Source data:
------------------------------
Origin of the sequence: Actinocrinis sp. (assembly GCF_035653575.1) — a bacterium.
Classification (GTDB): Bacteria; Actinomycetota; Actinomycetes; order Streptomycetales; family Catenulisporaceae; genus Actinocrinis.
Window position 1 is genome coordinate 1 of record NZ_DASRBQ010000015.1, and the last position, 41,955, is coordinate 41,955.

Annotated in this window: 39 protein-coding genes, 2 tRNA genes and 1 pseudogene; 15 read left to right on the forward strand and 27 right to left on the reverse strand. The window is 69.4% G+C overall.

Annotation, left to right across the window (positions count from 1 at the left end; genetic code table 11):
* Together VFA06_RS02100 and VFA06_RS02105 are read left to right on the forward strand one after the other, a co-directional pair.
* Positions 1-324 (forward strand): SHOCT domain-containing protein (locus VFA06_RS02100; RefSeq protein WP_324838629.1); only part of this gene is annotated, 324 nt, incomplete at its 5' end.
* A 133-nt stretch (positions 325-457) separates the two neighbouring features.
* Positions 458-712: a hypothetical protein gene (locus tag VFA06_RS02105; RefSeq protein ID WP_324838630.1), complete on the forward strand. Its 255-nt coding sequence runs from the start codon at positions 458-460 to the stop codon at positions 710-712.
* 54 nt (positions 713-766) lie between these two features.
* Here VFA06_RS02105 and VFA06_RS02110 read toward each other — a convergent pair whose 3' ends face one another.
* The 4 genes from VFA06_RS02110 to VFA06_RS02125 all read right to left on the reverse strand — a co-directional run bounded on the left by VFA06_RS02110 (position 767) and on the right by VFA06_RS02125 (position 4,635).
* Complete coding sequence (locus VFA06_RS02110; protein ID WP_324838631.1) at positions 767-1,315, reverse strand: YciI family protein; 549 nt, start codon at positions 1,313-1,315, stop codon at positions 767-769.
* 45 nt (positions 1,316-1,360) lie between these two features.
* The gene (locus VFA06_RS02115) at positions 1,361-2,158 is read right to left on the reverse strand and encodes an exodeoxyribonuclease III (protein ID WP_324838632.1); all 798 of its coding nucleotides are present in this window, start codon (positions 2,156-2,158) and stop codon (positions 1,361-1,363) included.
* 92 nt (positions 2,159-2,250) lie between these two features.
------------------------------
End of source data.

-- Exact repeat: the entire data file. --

Origin of the sequence: Actinocrinis sp. (assembly GCF_035653575.1) — a bacterium.
Classification (GTDB): Bacteria; Actinomycetota; Actinomycetes; order Streptomycetales; family Catenulisporaceae; genus Actinocrinis.
Window position 1 is genome coordinate 1 of record NZ_DASRBQ010000015.1, and the last position, 41,955, is coordinate 41,955.

Annotated in this window: 39 protein-coding genes, 2 tRNA genes and 1 pseudogene; 15 read left to right on the forward strand and 27 right to left on the reverse strand. The window is 69.4% G+C overall.

Annotation, left to right across the window (positions count from 1 at the left end; genetic code table 11):
* Together VFA06_RS02100 and VFA06_RS02105 are read left to right on the forward strand one after the other, a co-directional pair.
* Positions 1-324 (forward strand): SHOCT domain-containing protein (locus VFA06_RS02100; RefSeq protein WP_324838629.1); only part of this gene is annotated, 324 nt, incomplete at its 5' end.
* A 133-nt stretch (positions 325-457) separates the two neighbouring features.
* Positions 458-712: a hypothetical protein gene (locus tag VFA06_RS02105; RefSeq protein ID WP_324838630.1), complete on the forward strand. Its 255-nt coding sequence runs from the start codon at positions 458-460 to the stop codon at positions 710-712.
* 54 nt (positions 713-766) lie between these two features.
* Here VFA06_RS02105 and VFA06_RS02110 read toward each other — a convergent pair whose 3' ends face one another.
* The 4 genes from VFA06_RS02110 to VFA06_RS02125 all read right to left on the reverse strand — a co-directional run bounded on the left by VFA06_RS02110 (position 767) and on the right by VFA06_RS02125 (position 4,635).
* Complete coding sequence (locus VFA06_RS02110; protein ID WP_324838631.1) at positions 767-1,315, reverse strand: YciI family protein; 549 nt, start codon at positions 1,313-1,315, stop codon at positions 767-769.
* 45 nt (positions 1,316-1,360) lie between these two features.
* The gene (locus VFA06_RS02115) at positions 1,361-2,158 is read right to left on the reverse strand and encodes an exodeoxyribonuclease III (protein ID WP_324838632.1); all 798 of its coding nucleotides are present in this window, start codon (positions 2,156-2,158) and stop codon (positions 1,361-1,363) included.
* 92 nt (positions 2,159-2,250) lie between these two features.